If you aren’t published yet, there are a few things to overcome in order to get it done. Let me first say, you aren’t alone. Here are some obstacles and solutions to problems many writers face.
The most successful writers do a few things over and over again to be the best they can be. They suck up knowledge from all sources and arm themselves with the gifts of the writing world. Here are some things you can do to increase your knowledge about writing and publishing.
Learn the craft of writing from the best in the business. Before you go to bed each night or as soon as you wake up in the morning, absorb some wisdom from writers like Stephen King (On Writing Well), William Zinnser (On Writing), or Natalie Goldberg (Writing Down the Bones). Pick a wide range of topics to keep it interesting and broaden your knowledge over time. If you want to read about being more creative, try Elizabeth Gilbert (Big Magic). If you need to brush up on the technical aspects of writing try William Strunk (Elements of Style). Get subscriptions to literary magazines like Writer’s Digest, The Writer, or Poets and Writers for fresh topics every month. If you’re more of a blog post reader, get lots of great writing blogs listed in The WriteLife Blog, The 100 Best Blogs for Writers.
You don’t need an MFA to be a writer. With that said, learning the craft of writing from experienced writers will help you be a better writer. Try a variety of classes from a one-shot writing workshop to a week-long writing retreat to inform and energize your writing. The pursuit of knowledge is a noble one. You are worth it and so is your writing. Whether you like the personal feel of a live workshop or the convenience of online classes, there is something to fit exactly what you need right now to make you a better writer.
[bctt tweet=”Like perfecting any other skill, writing takes practice. #justwrite ” username=”loishoffmande”]
Seems simple enough, right? The more you write, the better you’ll be. Regardless of your pursuit, practice is the key to success. In his book Outliers, Malcolm Gladwell explains the 10,000-hour rule. If you spend 10,000 hours on something, anything, you will find success. It’s not hard to imagine. That’s how Bill Gates did it. He’s smart, yes. But he also worked day and night to practice and develop his craft. You might not be there yet. Every hour is a step in that direction.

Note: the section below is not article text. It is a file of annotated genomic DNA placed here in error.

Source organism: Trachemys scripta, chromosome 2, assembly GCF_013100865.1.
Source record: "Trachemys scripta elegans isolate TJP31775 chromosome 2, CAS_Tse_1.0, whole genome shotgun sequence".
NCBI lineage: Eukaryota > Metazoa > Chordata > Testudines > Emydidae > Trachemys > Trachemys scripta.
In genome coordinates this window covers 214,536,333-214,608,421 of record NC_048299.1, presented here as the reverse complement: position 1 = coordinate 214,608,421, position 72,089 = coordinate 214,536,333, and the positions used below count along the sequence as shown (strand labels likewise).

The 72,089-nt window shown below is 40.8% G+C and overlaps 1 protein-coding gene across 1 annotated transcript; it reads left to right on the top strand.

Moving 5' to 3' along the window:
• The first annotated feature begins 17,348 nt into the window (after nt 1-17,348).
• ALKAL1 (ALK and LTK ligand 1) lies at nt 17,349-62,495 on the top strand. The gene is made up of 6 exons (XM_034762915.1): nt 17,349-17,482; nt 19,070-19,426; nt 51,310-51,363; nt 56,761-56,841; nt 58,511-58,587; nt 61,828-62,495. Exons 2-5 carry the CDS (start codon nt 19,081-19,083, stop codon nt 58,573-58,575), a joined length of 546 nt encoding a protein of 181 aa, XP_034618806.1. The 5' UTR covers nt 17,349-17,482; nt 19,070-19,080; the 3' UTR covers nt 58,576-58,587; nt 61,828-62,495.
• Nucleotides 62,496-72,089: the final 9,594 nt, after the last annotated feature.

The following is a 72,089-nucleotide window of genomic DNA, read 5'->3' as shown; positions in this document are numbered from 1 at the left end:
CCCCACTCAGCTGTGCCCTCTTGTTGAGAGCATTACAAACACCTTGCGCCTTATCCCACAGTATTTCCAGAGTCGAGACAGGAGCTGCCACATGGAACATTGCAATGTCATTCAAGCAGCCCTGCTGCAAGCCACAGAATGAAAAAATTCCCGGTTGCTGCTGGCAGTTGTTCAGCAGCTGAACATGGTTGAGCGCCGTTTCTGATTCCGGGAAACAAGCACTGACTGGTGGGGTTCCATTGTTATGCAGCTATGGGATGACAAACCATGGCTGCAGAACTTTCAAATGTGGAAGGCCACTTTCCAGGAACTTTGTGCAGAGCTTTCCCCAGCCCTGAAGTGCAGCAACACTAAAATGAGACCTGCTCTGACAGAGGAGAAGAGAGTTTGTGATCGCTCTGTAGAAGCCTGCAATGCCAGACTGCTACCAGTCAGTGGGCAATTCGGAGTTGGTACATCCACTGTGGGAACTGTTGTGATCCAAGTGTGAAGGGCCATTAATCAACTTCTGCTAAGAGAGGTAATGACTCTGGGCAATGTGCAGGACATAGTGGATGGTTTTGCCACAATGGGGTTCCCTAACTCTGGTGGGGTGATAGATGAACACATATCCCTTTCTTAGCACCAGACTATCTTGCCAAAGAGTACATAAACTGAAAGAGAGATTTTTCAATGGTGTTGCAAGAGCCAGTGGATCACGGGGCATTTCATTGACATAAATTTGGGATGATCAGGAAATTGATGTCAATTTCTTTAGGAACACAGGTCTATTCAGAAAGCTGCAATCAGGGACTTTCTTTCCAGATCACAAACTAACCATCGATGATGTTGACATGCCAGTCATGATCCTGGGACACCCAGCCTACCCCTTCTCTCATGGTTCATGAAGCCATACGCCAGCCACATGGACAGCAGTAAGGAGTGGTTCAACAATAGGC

Part of success with writing is finding a supportive community to push you, inspire you, and provide valuable feedback. This can be online or in person or both. Get involved in local critique groups or start one on your own through local arts organizations or through your library. Spread the word through MeetUp or use the old-fashioned way on local bulletin boards. If online groups are more your thing, try Writers Helping Writers on Facebook or start your own group.
Have you heard yourself say, “I don’t have enough time?” There are a few things that will help you get the most from your time even when you don’t have much of it.
Many writers hope to write “more.” They hope to get a book published and then be an author “someday.” What does that mean, really? Think about what that looks like or how you’ll feel once you’re done. You’ve heard the saying, “If you don’t know where you are going, any road will take you there.” If you don’t know when you want to publish and what awaits you at the other side, you might find yourself aimlessly wandering toward a nebulous something.
Start with setting SMART goals for your writing and you’ll have a visual for what you are really working toward. Set word count goals and publishing goals. Consider what being an author will be to you personally or professionally and then you’ll have a road map to guide you.
Set a schedule
Once you have your road map, you need a schedule. On your calendar. Even if it is 15 minutes at lunch on Tuesday or 25 minutes before your head hits the pillow on Monday, Wednesday, and Thursday, get it on your calendar with specifics about time and place. You set your expectation and your intention with word-count goals or words-edited goals and watch your productivity soar. There are a lot of calendar apps, but Google calendar is free and allows you to color-code different priorities in your schedule.
Prepare for obstacles
In The Power of Habit, Charles Duhigg stresses the importance of creating a cycle of habit with cues (like putting it on your calendar) and rewards (like going to bed or having lunch). He also points to the necessity of planning for the obstacles to your plan. Is someone going to want to watch the game with you or are you going to be too hungry to write before lunch? Find a solution to the problems you know you will face and you’ll be prepared to face them or avoid them altogether. Having a conversation about your writing priorities with significant people in your life goes a long way to eliminating guilt or conflict from derailing your dream.